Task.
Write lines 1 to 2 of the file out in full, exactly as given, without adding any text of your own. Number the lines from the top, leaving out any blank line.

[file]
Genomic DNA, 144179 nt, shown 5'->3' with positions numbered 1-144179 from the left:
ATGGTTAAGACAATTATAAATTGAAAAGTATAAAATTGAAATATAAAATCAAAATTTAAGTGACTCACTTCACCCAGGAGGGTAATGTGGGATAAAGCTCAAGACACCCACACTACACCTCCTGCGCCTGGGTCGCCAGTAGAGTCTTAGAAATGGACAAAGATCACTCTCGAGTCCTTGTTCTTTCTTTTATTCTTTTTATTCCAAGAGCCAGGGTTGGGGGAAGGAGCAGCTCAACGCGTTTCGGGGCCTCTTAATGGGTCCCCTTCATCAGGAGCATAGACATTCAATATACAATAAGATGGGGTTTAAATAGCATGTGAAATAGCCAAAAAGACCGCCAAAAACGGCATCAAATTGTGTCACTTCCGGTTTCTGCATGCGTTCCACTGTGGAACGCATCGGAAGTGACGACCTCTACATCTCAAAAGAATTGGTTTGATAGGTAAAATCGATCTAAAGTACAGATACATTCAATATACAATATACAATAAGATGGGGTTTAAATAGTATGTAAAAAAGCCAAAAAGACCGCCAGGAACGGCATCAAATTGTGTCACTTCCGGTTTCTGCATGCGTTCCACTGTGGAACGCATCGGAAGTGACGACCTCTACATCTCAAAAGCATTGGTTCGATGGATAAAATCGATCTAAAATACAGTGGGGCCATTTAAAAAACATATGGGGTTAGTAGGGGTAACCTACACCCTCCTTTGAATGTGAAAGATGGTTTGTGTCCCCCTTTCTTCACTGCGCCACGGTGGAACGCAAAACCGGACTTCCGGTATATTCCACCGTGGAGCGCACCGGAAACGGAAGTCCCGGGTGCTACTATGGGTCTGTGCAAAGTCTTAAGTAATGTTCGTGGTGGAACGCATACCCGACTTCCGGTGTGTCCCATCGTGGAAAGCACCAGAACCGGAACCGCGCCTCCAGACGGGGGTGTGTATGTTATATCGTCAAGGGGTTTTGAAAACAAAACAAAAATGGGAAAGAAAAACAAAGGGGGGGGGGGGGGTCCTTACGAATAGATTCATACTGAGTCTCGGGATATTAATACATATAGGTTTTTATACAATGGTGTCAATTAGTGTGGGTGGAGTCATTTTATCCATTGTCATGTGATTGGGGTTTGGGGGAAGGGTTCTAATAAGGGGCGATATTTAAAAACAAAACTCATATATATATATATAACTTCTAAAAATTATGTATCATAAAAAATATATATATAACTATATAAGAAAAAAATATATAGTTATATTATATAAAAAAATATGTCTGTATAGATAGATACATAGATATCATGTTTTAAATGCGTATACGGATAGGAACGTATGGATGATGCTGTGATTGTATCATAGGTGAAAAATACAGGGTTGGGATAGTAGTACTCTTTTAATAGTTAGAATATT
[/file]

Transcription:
Genomic DNA, 144179 nt, shown 5'->3' with positions numbered 1-144179 from the left:
ATGGTTAAGACAATTATAAATTGAAAAGTATAAAATTGAAATATAAAATCAAAATTTAAGTGACTCACTTCACCCAGGAGGGTAATGTGGGATAAAGCTCAAGACACCCACACTACACCTCCTGCGCCTGGGTCGCCAGTAGAGTCTTAGAAATGGACAAAGATCACTCTCGAGTCCTTGTTCTTTCTTTTATTCTTTTTATTCCAAGAGCCAGGGTTGGGGGAAGGAGCAGCTCAACGCGTTTCGGGGCCTCTTAATGGGTCCCCTTCATCAGGAGCATAGACATTCAATATACAATAAGATGGGGTTTAAATAGCATGTGAAATAGCCAAAAAGACCGCCAAAAACGGCATCAAATTGTGTCACTTCCGGTTTCTGCATGCGTTCCACTGTGGAACGCATCGGAAGTGACGACCTCTACATCTCAAAAGAATTGGTTTGATAGGTAAAATCGATCTAAAGTACAGATACATTCAATATACAATATACAATAAGATGGGGTTTAAATAGTATGTAAAAAAGCCAAAAAGACCGCCAGGAACGGCATCAAATTGTGTCACTTCCGGTTTCTGCATGCGTTCCACTGTGGAACGCATCGGAAGTGACGACCTCTACATCTCAAAAGCATTGGTTCGATGGATAAAATCGATCTAAAATACAGTGGGGCCATTTAAAAAACATATGGGGTTAGTAGGGGTAACCTACACCCTCCTTTGAATGTGAAAGATGGTTTGTGTCCCCCTTTCTTCACTGCGCCACGGTGGAACGCAAAACCGGACTTCCGGTATATTCCACCGTGGAGCGCACCGGAAACGGAAGTCCCGGGTGCTACTATGGGTCTGTGCAAAGTCTTAAGTAATGTTCGTGGTGGAACGCATACCCGACTTCCGGTGTGTCCCATCGTGGAAAGCACCAGAACCGGAACCGCGCCTCCAGACGGGGGTGTGTATGTTATATCGTCAAGGGGTTTTGAAAACAAAACAAAAATGGGAAAGAAAAACAAAGGGGGGGGGGGGGGTCCTTACGAATAGATTCATACTGAGTCTCGGGATATTAATACATATAGGTTTTTATACAATGGTGTCAATTAGTGTGGGTGGAGTCATTTTATCCATTGTCATGTGATTGGGGTTTGGGGGAAGGGTTCTAATAAGGGGCGATATTTAAAAACAAAACTCATATATATATATATAACTTCTAAAAATTATGTATCATAAAAAATATATATATAACTATATAAGAAAAAAATATATAGTTATATTATATAAAAAAATATGTCTGTATAGATAGATACATAGATATCATGTTTTAAATGCGTATACGGATAGGAACGTATGGATGATGCTGTGATTGTATCATAGGTGAAAAATACAGGGTTGGGATAGTAGTACTCTTTTAATAGTTAGAATATT